People often “do not love and respect God” or the people who claim to be His, because the latter do not love and respect those outside their own echo chambers, or ostensibly even those inside at times. In the past several months, we have seen new holes open up in the proverbial coat of several areas of the Christian church institution. We have once again had light shone on secrets and dark corners in trusted, cherished parishes that have caused incalculable pain, damage, and life-altering trauma. At the same moment, in almost the same breath, when Christlike love and presence were needed most, in another denomination a decision made by a few was reinforced to ostracize the many, an entire community of people, and to deny them a place in that faith and, presumably by extension, in God’s love. While I have watched the beauty of Methodist churches rising up and standing in solidarity and love with their people–all of them–the reality must still be faced. Christians have—in a few very loud corners—with their tongues proclaimed to love the Lord their God with all their hearts, souls, minds, and strength, and that they love their neighbors as themselves. Meanwhile, with their hands, they have betrayed those words and crushed them into sand that ends up blown into the eyes of those whom they have denied.

Does that come across as harsh? Maybe it does. Maybe it needs to.

I have written on this before, so it really should come as no surprise where I fall in this discussion of love, faith, and inclusion. Is it every single Christian who is guilty of this? No. By no means, no. But there are, unfortunately, enough to make a very crucial difference in the impact of our faith and the weight by which we are measured. The very last part of the sermon that Sunday hit me, this time right in the heart. It was a challenge to the congregation to “work together to bring glory to God and blessing to those who dwell in Him”. The pastor said four things that have stayed with me:

1. Do not ignore the needs in our community or in our church! Be honest about what is broken.

2. Don’t wait for someone else to get involved. Go for it!

3. Use what you have, and trust God for what you don’t have!

4. It is okay to expect a miracle, but it is not okay to wait for one.

These four admonishments may seem simple on their faces, but they are heavy with truth, Dear Ones. The one that has lodged its razor-sharp corner in my heart is “Be honest about what is broken”.

Our lack of love as Christians is broken.

Our lack of understanding is broken.

Our lack of humaneness is broken.

Our lack of mercy is broken.

Our lack of Christlikeness is broken.

Our denial, our erasure, these things are all broken.

We are broken, just as others are broken. Broken and in need. Why do we as Christians try to deny the love and open arms of God to someone else (as if we could!) when we are in such desperate need of them ourselves? Newsflash: God doesn’t need our permission to love someone. His love is not predicated on what we as fallible humans think. Again: God. Does not. Need. Our. Permission. To. Love. Someone. As Christians, we are not the gatekeepers to God’s love. We are supposed to be the instruments of it, but our actions, words, and attitudes can actively destroy the chance for that relationship to be born. We can actually get in the way of the love we claim to espouse.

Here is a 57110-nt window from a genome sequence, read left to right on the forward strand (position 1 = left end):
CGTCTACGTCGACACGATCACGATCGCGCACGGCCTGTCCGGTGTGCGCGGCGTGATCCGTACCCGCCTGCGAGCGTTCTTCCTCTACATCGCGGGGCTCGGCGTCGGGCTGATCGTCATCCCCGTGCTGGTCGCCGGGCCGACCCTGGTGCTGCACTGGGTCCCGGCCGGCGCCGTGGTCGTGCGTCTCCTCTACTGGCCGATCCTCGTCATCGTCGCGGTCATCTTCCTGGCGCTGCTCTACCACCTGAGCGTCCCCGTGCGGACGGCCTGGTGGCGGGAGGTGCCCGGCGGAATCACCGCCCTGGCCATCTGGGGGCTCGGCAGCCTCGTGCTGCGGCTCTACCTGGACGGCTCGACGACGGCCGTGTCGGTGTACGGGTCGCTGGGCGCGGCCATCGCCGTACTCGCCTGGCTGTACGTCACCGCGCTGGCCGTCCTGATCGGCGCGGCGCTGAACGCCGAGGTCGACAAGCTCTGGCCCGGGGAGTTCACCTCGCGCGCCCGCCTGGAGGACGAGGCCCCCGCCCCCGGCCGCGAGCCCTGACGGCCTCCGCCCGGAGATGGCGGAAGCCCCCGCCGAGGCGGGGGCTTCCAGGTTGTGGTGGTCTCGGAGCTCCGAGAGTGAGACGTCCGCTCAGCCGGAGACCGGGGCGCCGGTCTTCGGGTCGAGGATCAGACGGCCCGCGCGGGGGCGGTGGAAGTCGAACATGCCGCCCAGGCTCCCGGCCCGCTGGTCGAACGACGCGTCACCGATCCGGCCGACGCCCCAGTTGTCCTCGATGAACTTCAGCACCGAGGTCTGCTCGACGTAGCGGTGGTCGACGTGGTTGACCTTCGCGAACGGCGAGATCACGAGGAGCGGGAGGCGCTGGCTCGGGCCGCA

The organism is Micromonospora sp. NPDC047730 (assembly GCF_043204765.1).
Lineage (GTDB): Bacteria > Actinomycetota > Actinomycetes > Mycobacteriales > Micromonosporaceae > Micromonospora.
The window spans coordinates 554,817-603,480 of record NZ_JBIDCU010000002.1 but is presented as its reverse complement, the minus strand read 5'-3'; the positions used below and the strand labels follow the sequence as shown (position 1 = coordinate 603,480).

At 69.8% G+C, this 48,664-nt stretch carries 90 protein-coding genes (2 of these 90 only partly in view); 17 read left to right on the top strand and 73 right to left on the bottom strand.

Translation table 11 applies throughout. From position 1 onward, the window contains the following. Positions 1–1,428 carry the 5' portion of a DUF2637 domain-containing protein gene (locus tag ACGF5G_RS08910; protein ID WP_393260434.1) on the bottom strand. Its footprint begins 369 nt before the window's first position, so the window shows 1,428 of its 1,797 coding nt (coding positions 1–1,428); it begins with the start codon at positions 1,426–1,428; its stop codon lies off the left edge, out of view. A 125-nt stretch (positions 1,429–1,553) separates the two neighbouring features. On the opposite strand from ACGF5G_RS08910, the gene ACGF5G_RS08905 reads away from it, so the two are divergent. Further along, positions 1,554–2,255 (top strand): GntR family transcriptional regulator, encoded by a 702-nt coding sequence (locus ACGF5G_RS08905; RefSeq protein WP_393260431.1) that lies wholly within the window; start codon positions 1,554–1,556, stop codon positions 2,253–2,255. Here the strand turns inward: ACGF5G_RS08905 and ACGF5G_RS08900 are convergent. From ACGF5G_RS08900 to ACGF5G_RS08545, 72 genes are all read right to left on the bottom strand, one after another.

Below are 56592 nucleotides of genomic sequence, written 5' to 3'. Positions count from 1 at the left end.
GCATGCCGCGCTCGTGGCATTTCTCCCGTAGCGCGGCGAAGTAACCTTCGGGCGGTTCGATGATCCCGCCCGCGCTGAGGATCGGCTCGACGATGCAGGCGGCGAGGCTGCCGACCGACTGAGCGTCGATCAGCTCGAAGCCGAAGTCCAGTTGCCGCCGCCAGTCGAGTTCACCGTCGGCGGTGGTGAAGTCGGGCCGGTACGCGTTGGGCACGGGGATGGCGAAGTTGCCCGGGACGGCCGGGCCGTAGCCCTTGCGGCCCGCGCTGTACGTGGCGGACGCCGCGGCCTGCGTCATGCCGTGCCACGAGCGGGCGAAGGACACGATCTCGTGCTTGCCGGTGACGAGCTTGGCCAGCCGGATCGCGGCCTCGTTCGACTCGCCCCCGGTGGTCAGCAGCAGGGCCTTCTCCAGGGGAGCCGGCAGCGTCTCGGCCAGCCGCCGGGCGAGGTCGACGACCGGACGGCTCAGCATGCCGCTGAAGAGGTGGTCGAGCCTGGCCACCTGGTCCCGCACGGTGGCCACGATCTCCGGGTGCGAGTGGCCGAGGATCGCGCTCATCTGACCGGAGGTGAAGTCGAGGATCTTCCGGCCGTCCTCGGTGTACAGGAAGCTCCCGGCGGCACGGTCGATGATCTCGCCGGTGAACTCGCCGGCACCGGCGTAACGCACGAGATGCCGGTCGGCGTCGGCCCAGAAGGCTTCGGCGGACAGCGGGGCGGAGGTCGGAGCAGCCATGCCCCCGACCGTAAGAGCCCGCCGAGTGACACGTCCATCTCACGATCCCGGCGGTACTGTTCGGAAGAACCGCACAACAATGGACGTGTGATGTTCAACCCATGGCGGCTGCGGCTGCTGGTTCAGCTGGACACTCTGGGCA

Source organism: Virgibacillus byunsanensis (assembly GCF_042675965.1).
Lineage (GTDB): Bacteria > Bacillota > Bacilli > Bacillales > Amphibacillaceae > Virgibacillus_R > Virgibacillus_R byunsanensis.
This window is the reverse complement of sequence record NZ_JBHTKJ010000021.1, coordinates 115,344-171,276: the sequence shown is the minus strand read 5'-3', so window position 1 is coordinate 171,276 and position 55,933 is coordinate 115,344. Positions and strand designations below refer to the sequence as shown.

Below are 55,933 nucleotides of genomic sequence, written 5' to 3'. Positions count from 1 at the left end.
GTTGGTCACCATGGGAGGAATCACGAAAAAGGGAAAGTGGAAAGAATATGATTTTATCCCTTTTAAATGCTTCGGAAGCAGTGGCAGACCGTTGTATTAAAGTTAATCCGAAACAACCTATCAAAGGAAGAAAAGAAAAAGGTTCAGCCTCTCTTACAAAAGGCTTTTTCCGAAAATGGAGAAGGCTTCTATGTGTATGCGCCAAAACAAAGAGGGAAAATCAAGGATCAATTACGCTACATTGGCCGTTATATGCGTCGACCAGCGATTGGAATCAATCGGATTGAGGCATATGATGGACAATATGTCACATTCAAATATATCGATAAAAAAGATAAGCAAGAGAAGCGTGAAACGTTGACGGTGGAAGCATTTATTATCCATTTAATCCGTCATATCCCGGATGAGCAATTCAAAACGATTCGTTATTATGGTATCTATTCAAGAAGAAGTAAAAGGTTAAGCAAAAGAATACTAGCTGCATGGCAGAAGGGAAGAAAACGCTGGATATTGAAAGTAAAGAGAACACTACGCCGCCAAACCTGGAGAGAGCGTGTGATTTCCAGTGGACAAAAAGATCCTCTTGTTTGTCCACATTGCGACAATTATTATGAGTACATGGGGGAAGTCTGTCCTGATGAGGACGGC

Be honest about what’s broken. It seems a simple and difficult enough idea at the same time, doesn’t it? In these weeks, I have been faced with what might appear to others to be a simple choice: to post or not to post, to share or not to share. I am trying to pull all of this thinking into words and then be brave enough to “say” it out loud. I have posted a few things lately on social media pertaining to the LGBTQIA+ community and my Christian faith that I personally feel deeply and strongly about, as I have in the past. These are beliefs, statements, and stances that I know that some Christians in my life would, most likely, deeply disagree with. That alone has caused me a bit of anxiety. But, at the same time, I had a heart-nudge (which I have come to recognize as God’s prodding and actively try not to ignore), and I wanted to be true to my conscience, my faith, and my convictions.

Over the past few weeks and days, my heart has broken repeatedly. As a teacher, I look back and think of students that have sat in my classrooms over the past ten years, who have written of abuse they have suffered, of loneliness, isolation, self-hate, and fear, and the resulting trauma and self-harm. Students whom I have known to be or suspected were non-hetero, non-binary, etc., and the struggles they have battled through. I cannot fathom telling these beautiful, deep-hearted children that they are a mistake, that God doesn’t love them, doesn’t value them, or that they don’t have a place in their faith if they feel called to serve in that capacity. I cannot wrap my mind or heart around it. Not when the people I have been privileged to meet, know, love, and who have been formative in this, the second half of my life, are so broad and deep and wide and who span the entire spectrum. People whose light and love and faith have supported and walked with me through hard moments and times. Tender people who have unclenched my fists and held my trembling hands in theirs, both literally and figuratively. Beloved people who have treated me with kindness, mercy, humanity, and understanding beyond anything I could have hoped for.